By also making retaliation illegal, the EEOC works to minimize these occurrences. If it should happen to you, document it — now you have even more material for a lawsuit against your employer. To make sure you can secure this evidence, it may be a good idea to document your entire complaint process. Immediately after filing a complaint with HR, ask for documentation of your conversation so you have a record of what was said. Record the dates and events that occurred because of the retaliation following the conversion to establish the timeline.

What to Do if You’re in a Hostile Work Environment

If you find yourself in an environment where you experience or witness sexual harassment, you can take action to improve the situation. Every person deserves to work in an environment where they feel safe and do not encounter harassment. Fortunately, since there are laws against these behaviors in the United States, you have concrete steps you can take. We will walk you through the process to take to put a stop to this harassing conduct.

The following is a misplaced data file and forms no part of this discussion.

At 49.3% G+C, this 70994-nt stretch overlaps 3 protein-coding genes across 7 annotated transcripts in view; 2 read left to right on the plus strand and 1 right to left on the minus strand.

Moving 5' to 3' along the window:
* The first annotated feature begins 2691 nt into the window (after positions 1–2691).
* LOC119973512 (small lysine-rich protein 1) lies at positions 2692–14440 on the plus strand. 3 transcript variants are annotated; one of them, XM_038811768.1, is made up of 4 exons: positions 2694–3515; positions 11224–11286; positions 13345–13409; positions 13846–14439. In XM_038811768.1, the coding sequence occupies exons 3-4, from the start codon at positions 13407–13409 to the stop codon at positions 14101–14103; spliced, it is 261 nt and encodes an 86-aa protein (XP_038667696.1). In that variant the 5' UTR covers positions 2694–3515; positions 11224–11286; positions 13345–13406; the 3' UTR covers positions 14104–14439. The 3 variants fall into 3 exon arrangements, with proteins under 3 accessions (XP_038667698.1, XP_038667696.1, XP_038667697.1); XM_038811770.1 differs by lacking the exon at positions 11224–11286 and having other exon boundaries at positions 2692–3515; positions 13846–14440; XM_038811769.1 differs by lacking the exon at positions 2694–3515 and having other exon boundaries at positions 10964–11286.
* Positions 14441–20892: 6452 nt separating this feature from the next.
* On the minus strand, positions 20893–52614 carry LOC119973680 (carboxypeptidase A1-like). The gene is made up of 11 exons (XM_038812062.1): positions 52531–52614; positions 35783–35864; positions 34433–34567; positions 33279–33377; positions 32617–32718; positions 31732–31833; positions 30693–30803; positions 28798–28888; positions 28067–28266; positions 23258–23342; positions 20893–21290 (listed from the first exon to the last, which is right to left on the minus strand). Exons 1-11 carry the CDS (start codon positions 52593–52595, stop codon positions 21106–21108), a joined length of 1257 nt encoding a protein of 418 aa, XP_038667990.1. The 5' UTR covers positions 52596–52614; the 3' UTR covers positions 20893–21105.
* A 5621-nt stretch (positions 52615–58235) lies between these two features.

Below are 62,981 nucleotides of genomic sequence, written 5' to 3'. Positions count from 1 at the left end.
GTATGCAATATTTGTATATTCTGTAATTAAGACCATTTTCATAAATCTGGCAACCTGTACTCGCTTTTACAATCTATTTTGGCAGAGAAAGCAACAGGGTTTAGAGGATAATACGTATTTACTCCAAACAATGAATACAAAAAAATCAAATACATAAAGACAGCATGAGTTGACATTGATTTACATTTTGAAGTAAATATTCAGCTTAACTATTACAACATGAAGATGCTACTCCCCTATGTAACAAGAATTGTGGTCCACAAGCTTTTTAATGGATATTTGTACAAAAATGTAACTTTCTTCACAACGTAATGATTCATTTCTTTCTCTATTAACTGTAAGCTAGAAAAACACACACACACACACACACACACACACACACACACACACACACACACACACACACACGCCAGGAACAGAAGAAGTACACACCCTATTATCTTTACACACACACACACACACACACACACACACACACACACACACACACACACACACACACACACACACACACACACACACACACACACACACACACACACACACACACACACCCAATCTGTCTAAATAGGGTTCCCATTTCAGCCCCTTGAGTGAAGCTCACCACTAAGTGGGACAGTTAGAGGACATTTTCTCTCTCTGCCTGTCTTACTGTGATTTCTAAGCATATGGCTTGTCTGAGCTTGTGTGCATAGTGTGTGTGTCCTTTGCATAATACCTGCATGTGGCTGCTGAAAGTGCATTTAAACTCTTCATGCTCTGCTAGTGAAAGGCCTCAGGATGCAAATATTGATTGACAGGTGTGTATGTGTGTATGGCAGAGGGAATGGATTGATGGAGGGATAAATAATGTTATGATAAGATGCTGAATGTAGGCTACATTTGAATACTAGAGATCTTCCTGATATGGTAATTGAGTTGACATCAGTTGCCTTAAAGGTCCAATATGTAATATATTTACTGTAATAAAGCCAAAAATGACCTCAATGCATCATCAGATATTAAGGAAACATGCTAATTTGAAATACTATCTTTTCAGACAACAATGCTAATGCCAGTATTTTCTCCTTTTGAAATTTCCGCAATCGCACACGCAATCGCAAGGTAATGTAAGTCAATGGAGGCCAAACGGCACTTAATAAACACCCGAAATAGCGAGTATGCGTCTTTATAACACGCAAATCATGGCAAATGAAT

Speak First With the Offender

Your first step will be to speak with the person who has been harassing you. You want them to know clearly that you find their behavior inappropriate and that you will not tolerate it. In some situations, the offender will not realize the level of distress caused by the behavior, and this alone will cause the behavior to stop.

If you do not feel safe or comfortable confronting the person alone, ask for someone from Human Resources to help navigate the situation.